imageThen there’s the business of the rite of canonization.  The mere thought of 100,000 people gathered at Saint Peter’s to proclaim my holiness would send me reeling for the exit.  Faced with such an ordeal, I’d commit a venial sin just to get out of there.  I and most monks simply aren’t cut out for that kind of veneration.  Plus, with all the prayers for intercession that would be sure to follow, peace and quiet would quickly become a memory.  Heaven would be anything but heaven.  Like the Hebrews who longed for the flesh-pots of Egypt, I’d pine for the days when I was a small-potatoes sinner in the cloister.

This partially explains the relative scarcity of Benedictines in the recent stampede to canonization.  But they’re not the only reasons.   As any astute observer of the liturgical year can tell you, the calendar is chock-a-block with monastic heroes from the early and high Middle Ages.  However, at a certain point the influx of saints from the monastic cloisters pretty much dried up.  It’s as if all the abbots and abbesses got together and declared “Enough already!”  “We have more saints than we can manage, so give it a rest.”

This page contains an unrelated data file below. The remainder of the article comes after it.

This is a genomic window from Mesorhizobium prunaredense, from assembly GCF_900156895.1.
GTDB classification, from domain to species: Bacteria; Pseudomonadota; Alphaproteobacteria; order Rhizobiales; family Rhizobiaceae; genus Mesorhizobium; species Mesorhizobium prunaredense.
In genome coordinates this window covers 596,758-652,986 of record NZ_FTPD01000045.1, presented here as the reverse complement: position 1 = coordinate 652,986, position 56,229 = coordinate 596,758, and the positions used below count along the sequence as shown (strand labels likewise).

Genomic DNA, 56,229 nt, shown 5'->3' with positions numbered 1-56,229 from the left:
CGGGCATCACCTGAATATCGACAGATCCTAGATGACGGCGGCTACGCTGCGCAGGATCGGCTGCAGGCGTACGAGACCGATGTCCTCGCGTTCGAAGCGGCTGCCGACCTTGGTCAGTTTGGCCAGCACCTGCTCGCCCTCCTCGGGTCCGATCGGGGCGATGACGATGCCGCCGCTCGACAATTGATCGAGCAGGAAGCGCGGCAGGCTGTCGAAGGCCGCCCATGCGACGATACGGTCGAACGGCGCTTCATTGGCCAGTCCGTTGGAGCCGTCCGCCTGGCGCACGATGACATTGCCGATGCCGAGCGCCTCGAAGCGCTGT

imageThat’s one explanation.  But narrowing standards for canonization in the 12th and 13th centuries provide another.  Once miracles and stand-out virtue became requirements for canonization, the ground rules that had favored monks and nuns crumbled.  With a spiritual focus on the search for God in the ordinary things of life, monks and nuns were hobbled in the competition.  Virtue in the monastery consisted in the spiritual equality of all.  So it was that the spiritual exceptionalism that Saint Benedict had banished from the monastery became a badge of honor in the new age.  How could monks and nuns possibly compete?

The same was true for miracles.  I can only imagine the uproar in the monastery if one of the monks started working miracles without the abbot’s permission.  Knowing many abbots as I do, I can’t think of a single one who’d give such a permission.  But if they did, they’d never hear the end of it from the rest of the monks.  At the very least he’d have to insist that the miracle-working monk should do it privately, when no one might be looking.  If not, soon everybody would want permission to work miracles, and where would we be then?  No, the monastic regimen demands that either everybody works miracles or nobody does them.  It’s the only way to preserve peace, and that’s the way it has to be.